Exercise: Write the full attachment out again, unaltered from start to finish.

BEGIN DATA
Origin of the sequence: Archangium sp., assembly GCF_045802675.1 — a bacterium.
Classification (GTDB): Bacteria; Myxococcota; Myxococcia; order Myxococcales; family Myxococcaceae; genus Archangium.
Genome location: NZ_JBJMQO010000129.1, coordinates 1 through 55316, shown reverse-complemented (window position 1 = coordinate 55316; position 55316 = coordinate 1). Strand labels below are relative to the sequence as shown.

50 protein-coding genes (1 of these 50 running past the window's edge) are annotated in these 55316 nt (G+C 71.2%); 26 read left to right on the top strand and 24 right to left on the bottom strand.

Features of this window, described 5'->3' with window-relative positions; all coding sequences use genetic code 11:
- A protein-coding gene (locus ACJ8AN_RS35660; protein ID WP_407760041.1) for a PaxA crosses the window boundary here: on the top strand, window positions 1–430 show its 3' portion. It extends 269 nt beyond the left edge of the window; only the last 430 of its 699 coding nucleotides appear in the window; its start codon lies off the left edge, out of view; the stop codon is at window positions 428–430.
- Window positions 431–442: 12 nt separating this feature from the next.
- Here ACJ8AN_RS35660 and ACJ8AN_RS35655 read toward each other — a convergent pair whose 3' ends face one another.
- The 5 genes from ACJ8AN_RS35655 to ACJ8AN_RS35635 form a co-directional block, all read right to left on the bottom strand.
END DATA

Origin of the sequence: Archangium sp., assembly GCF_045802675.1 — a bacterium.
Classification (GTDB): Bacteria; Myxococcota; Myxococcia; order Myxococcales; family Myxococcaceae; genus Archangium.
Genome location: NZ_JBJMQO010000129.1, coordinates 1 through 55316, shown reverse-complemented (window position 1 = coordinate 55316; position 55316 = coordinate 1). Strand labels below are relative to the sequence as shown.

50 protein-coding genes (1 of these 50 running past the window's edge) are annotated in these 55316 nt (G+C 71.2%); 26 read left to right on the top strand and 24 right to left on the bottom strand.

Features of this window, described 5'->3' with window-relative positions; all coding sequences use genetic code 11:
- A protein-coding gene (locus ACJ8AN_RS35660; protein ID WP_407760041.1) for a PaxA crosses the window boundary here: on the top strand, window positions 1–430 show its 3' portion. It extends 269 nt beyond the left edge of the window; only the last 430 of its 699 coding nucleotides appear in the window; its start codon lies off the left edge, out of view; the stop codon is at window positions 428–430.
- Window positions 431–442: 12 nt separating this feature from the next.
- Here ACJ8AN_RS35660 and ACJ8AN_RS35655 read toward each other — a convergent pair whose 3' ends face one another.
- The 5 genes from ACJ8AN_RS35655 to ACJ8AN_RS35635 form a co-directional block, all read right to left on the bottom strand.